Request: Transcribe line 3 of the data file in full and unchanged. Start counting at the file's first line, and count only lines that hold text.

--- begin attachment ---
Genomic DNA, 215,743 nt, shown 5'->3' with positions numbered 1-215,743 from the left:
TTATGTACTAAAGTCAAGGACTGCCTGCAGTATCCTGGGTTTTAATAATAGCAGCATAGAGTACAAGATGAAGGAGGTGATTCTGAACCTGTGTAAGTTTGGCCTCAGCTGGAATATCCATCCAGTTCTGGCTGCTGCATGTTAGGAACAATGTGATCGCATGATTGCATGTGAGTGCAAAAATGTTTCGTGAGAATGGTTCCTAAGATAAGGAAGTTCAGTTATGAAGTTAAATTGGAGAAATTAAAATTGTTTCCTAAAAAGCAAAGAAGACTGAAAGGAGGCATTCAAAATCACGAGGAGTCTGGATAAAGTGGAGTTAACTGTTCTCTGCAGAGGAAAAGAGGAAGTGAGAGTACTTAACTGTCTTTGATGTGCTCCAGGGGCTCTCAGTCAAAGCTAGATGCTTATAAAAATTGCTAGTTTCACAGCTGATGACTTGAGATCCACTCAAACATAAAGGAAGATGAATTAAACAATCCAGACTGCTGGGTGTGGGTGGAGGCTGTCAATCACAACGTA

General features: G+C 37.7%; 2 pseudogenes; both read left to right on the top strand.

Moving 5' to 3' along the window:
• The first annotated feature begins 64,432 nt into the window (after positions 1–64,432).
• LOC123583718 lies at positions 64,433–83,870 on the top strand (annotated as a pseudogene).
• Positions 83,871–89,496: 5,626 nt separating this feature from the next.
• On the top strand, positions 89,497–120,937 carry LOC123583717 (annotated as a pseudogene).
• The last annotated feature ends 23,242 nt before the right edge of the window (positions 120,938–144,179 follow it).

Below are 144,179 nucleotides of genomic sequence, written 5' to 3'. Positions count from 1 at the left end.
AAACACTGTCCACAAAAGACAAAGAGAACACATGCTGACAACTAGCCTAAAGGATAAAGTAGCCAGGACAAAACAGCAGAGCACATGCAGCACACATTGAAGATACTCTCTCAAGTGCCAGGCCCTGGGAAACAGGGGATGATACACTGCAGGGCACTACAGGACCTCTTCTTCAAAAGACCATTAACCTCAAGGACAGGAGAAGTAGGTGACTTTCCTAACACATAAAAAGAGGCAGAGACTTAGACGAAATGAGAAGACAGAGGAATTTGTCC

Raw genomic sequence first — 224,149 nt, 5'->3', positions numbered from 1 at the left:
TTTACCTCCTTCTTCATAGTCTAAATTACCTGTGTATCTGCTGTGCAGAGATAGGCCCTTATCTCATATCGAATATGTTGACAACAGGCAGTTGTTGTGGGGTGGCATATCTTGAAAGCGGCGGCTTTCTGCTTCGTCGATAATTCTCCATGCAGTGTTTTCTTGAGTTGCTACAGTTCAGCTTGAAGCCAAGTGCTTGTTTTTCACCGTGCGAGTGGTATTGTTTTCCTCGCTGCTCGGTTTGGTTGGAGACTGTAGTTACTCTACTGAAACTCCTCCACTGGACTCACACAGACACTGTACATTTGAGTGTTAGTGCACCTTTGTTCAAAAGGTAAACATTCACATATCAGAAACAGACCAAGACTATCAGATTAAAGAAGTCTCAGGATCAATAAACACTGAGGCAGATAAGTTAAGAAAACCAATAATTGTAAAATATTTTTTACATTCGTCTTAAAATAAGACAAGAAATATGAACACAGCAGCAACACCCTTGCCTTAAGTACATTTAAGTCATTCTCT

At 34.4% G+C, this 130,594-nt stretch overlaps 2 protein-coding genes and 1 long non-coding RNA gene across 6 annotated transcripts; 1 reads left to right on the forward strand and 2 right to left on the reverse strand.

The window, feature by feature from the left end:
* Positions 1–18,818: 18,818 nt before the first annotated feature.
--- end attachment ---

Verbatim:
General features: G+C 37.7%; 2 pseudogenes; both read left to right on the top strand.